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  1. #1
    Join Date
    Mar 2019
    Posts
    81

    Default Buy the biggest boat you can or buy small and sail longer?

    Hey all,

    Here's an example; if you had a budget of 25k tops, but this was every penny you had to your name, would you be looking at 26ft boats for 10-12k, or larger boats at around 18-21k? If you;

    • Were thinking of crossing atlantic
    • Cruising the med
    • Living aboard
    • Learning how to sail
    • Were mostly sailing solo.



    I really like Sadlers - there's lovely 26fter not far from me, but also down south, some lovely 29'ers, but the price difference between a well maintained, upgraded 26, and 29 is about 10 grand.

    I've heard some people say buy the best/biggest you can afford, as you'll only be upgrading later, or others say buy small because there a lot of dreamboats up for sale because the owners ran out of money. I'd be curious to hear the advice and experience of the forum on this

    Thanks,
    Ross

  2. #2
    Join Date
    Apr 2012
    Location
    Solent
    Posts
    1,300

    Default Re: Buy the biggest boat you can or buy small and sail longer?

    26ft is pretty small for cruising, how many are you expecting to live aboard?
    sabre 27 - Sarabande - Chichester

  3. #3
    Join Date
    Mar 2019
    Posts
    81

    Default Re: Buy the biggest boat you can or buy small and sail longer?

    Just me, mostly

  4. #4
    Join Date
    Jul 2009
    Location
    South Wales and Bristol Channel, UK
    Posts
    2,564

    Default Re: Buy the biggest boat you can or buy small and sail longer?

    You can find some nice older boats 80's 32ft for about 10k. For cruising is nice to have 32ft plus. Thre are many boats for sale at the moment.

  5. #5
    Join Date
    Nov 2015
    Posts
    153

    Default Re: Buy the biggest boat you can or buy small and sail longer?

    For a live aboard bigger is better.
    If you have the skills then a fixer upper is the way to bigger.
    My 48 footer ketch was 20K, sure I have put many hours in as well as extra cash to update systems, but now have a RTW yacht with all the comfort and space I need.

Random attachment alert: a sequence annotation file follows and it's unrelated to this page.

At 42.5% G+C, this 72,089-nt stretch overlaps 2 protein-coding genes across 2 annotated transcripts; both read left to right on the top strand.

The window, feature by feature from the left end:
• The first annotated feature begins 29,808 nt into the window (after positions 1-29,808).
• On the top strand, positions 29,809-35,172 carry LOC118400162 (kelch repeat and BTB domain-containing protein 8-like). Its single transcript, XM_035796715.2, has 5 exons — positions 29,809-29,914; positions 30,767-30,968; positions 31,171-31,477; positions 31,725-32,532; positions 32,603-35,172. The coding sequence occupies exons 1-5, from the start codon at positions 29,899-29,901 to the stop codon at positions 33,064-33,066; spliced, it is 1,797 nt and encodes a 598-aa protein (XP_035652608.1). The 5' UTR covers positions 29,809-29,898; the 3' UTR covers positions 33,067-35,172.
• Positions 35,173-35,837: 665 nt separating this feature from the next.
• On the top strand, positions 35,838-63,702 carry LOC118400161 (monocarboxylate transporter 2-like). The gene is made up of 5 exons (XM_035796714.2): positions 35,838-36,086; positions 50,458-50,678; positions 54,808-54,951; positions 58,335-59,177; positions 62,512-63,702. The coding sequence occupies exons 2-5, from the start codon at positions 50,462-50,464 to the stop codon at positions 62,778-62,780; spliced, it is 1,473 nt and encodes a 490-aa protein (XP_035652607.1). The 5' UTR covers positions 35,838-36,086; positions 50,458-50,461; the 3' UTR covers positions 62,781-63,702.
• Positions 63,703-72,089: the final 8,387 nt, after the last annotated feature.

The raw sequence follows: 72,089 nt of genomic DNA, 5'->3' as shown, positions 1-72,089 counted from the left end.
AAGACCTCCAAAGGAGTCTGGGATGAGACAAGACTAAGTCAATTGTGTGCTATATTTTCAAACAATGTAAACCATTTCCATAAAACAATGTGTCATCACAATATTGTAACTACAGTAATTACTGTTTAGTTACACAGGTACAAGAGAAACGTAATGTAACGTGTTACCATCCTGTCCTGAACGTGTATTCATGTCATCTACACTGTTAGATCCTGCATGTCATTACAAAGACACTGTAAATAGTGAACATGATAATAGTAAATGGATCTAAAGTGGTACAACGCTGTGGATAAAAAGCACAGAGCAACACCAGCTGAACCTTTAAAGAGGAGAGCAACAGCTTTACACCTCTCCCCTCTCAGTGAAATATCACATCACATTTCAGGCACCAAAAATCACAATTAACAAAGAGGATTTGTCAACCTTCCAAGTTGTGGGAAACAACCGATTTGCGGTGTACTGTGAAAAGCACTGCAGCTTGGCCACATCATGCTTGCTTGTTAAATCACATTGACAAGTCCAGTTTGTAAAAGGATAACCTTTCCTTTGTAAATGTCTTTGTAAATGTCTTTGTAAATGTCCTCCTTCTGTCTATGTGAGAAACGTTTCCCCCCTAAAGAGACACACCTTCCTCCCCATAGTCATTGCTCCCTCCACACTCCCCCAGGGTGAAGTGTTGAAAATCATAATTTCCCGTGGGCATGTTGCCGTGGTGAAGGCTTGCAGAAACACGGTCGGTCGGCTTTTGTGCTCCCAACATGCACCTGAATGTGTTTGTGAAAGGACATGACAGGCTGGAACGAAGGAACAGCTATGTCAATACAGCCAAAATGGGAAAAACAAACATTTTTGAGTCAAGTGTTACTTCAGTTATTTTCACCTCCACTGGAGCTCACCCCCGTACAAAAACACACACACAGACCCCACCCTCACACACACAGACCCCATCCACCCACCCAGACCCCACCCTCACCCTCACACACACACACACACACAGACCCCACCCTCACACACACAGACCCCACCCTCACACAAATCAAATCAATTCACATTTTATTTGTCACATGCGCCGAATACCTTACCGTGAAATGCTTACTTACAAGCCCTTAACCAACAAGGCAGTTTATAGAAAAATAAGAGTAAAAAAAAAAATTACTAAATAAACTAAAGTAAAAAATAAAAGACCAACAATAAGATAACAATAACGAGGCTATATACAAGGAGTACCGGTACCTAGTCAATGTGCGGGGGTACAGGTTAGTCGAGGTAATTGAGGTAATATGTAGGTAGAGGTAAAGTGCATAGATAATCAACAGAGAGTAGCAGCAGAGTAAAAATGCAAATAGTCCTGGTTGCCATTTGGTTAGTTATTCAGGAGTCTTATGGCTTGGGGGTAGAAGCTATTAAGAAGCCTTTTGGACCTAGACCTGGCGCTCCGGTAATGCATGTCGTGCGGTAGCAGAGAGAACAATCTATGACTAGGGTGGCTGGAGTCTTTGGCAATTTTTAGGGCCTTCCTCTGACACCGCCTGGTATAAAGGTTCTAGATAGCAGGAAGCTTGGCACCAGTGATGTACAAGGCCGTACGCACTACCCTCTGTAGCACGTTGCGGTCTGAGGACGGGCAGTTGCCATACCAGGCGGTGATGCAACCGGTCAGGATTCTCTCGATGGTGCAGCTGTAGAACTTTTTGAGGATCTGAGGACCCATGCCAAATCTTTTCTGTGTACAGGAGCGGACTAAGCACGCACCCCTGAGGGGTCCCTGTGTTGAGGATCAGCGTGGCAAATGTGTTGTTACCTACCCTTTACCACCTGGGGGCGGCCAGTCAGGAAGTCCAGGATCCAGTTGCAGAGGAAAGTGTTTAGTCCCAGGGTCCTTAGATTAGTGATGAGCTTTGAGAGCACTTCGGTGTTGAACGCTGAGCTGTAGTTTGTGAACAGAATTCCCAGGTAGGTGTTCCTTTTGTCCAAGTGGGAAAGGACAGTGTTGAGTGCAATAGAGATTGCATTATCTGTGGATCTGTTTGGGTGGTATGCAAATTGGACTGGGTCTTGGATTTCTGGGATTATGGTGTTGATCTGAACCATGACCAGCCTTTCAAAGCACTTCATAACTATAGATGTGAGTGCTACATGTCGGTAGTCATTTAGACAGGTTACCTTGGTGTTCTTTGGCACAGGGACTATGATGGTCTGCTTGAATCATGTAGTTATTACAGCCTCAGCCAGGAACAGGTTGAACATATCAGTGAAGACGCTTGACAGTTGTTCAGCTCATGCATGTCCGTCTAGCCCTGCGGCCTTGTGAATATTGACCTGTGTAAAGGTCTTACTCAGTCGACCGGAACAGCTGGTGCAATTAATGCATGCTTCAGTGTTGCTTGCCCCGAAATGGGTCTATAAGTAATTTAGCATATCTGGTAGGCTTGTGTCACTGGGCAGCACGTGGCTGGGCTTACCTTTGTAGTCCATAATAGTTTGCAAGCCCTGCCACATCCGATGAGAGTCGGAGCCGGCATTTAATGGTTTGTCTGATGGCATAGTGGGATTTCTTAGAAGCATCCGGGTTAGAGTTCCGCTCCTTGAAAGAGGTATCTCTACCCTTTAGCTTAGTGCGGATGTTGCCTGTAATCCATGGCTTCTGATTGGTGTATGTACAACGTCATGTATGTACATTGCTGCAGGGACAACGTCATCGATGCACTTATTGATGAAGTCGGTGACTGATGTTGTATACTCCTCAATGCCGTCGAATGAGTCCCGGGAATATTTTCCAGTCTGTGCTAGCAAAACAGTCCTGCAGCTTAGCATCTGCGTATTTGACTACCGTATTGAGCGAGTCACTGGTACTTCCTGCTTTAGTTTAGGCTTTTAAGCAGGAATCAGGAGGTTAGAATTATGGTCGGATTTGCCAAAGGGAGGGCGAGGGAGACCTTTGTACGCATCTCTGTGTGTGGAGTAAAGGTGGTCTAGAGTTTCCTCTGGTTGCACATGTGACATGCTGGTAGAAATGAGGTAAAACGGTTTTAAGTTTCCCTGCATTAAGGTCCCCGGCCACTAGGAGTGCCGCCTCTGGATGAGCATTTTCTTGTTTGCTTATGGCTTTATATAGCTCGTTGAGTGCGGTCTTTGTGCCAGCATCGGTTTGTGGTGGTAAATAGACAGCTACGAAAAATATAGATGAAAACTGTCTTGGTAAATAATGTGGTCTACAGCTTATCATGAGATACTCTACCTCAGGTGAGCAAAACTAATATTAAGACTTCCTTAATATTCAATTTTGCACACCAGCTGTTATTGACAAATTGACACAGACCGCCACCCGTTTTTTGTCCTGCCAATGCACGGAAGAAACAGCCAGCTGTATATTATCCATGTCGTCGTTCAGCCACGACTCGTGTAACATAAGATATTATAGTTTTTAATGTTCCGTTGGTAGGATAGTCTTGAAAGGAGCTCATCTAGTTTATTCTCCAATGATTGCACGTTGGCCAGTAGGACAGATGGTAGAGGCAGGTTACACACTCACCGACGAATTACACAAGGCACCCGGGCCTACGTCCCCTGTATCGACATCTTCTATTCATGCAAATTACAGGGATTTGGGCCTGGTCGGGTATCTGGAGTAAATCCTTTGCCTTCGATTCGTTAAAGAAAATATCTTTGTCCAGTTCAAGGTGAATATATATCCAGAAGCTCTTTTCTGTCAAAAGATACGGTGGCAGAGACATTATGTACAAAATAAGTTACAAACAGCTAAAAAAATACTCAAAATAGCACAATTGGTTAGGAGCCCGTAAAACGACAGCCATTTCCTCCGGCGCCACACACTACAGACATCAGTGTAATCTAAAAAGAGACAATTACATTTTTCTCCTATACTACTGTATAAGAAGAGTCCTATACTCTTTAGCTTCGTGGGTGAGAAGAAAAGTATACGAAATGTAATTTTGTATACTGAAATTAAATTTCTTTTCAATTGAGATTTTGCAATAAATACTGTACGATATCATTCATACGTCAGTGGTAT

6. #6
    Join Date
    Mar 2019
    Posts
    81

    Default Re: Buy the biggest boat you can or buy small and sail longer?

    But parking/maintenance is quite a lot higher no? I don't have many skills................

  7. #7
    Join Date
    Mar 2007
    Location
    Over here
    Posts
    733

    Default Re: Buy the biggest boat you can or buy small and sail longer?

    In your shoes be buying something older and less fashionable, especially if crossing the Atlantic is your aim - Something like a Rival 32 for circa £10k or a Westerly 31 (pentland/renown/berwick/otherone) or outlier the Sigma 33. Cheap and bombproof but decent internal space.

    Consider the cost of sails, running & standing rigging and engine replacement when looking for the *best* one

  8. #8
    Join Date
    Mar 2007
    Location
    Atlantic
    Posts
    21,806

    Default Re: Buy the biggest boat you can or buy small and sail longer?

    21 years on a Moody 33 now.

    Four transatlantics. As you do.

  9. #9
    Join Date
    May 2007
    Posts
    39,088

    Default Re: Buy the biggest boat you can or buy small and sail longer?

    You need to do some serious budgeting about running costs.
    'Cruising the Med' will get through quite a lot of cash.
    Crossing the Atlantic, the 20 days you're under way can be quite cheap, but even if you spend the minimum time overthere and come back ASAP, you'll be a few grand lighter.

    I'd guess if you spend £20k on buying, fettling and maintaining a boat, you'd be lucky to get half of it back after a couple of years?
    I'd not be happy owning a yacht if I couldn't find at least a couple of grand if needed. There are a lot of things which can go wrong.

  10. #10
    Join Date
    Sep 2001
    Location
    Home - Sothampton, Boat - Gosport
    Posts
    10,676

    Default Re: Buy the biggest boat you can or buy small and sail longer?

    I know someone who lived on a 26 footer for a few years. He was fine in the summer, but got a bit stir crazy in winter (UK). He got a 32 ft Ferro boat which was great as a liveaboard, and the extra space made all the difference, but it sailed like the brick privy it was.

    There's a sweet spot between the bigger the better for living aboard and the smaller the better for single handing, and maintenance and parking costs. If you're serious about crossing the Atlantic, bigger isn't necessarily better, especially singlehanded. I'd far rather have a Vancouver 27, for instance, than a much bigger marina hopper, but the marina hopper would give more space. A quick look suggests there are a few Vancouvers about in your price range, though the cheaper ones are likely to need more fettling. That isn't a problem as long as it's only fettling and not a major restoration, which would eat up all your capital and come back for more.
    Steve
    Never believe anything until it has been officially denied.

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